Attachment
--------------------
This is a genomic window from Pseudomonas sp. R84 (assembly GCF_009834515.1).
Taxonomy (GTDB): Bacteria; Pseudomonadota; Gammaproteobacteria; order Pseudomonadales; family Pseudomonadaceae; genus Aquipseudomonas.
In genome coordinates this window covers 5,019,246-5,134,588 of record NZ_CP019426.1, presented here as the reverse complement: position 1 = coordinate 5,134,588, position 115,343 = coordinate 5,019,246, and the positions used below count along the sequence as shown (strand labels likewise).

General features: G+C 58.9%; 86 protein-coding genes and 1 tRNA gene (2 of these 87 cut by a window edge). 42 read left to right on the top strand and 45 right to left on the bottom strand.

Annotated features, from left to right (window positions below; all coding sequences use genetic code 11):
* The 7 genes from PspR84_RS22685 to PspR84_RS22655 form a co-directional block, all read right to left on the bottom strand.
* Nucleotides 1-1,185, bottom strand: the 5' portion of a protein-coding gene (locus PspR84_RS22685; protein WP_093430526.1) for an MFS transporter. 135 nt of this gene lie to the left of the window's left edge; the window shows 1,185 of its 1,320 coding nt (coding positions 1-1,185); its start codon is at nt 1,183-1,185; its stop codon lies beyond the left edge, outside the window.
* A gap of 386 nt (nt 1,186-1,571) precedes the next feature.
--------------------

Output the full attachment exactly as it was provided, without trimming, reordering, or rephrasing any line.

This is a genomic window from Pseudomonas sp. R84 (assembly GCF_009834515.1).
Taxonomy (GTDB): Bacteria; Pseudomonadota; Gammaproteobacteria; order Pseudomonadales; family Pseudomonadaceae; genus Aquipseudomonas.
In genome coordinates this window covers 5,019,246-5,134,588 of record NZ_CP019426.1, presented here as the reverse complement: position 1 = coordinate 5,134,588, position 115,343 = coordinate 5,019,246, and the positions used below count along the sequence as shown (strand labels likewise).

General features: G+C 58.9%; 86 protein-coding genes and 1 tRNA gene (2 of these 87 cut by a window edge). 42 read left to right on the top strand and 45 right to left on the bottom strand.

Annotated features, from left to right (window positions below; all coding sequences use genetic code 11):
* The 7 genes from PspR84_RS22685 to PspR84_RS22655 form a co-directional block, all read right to left on the bottom strand.
* Nucleotides 1-1,185, bottom strand: the 5' portion of a protein-coding gene (locus PspR84_RS22685; protein WP_093430526.1) for an MFS transporter. 135 nt of this gene lie to the left of the window's left edge; the window shows 1,185 of its 1,320 coding nt (coding positions 1-1,185); its start codon is at nt 1,183-1,185; its stop codon lies beyond the left edge, outside the window.
* A gap of 386 nt (nt 1,186-1,571) precedes the next feature.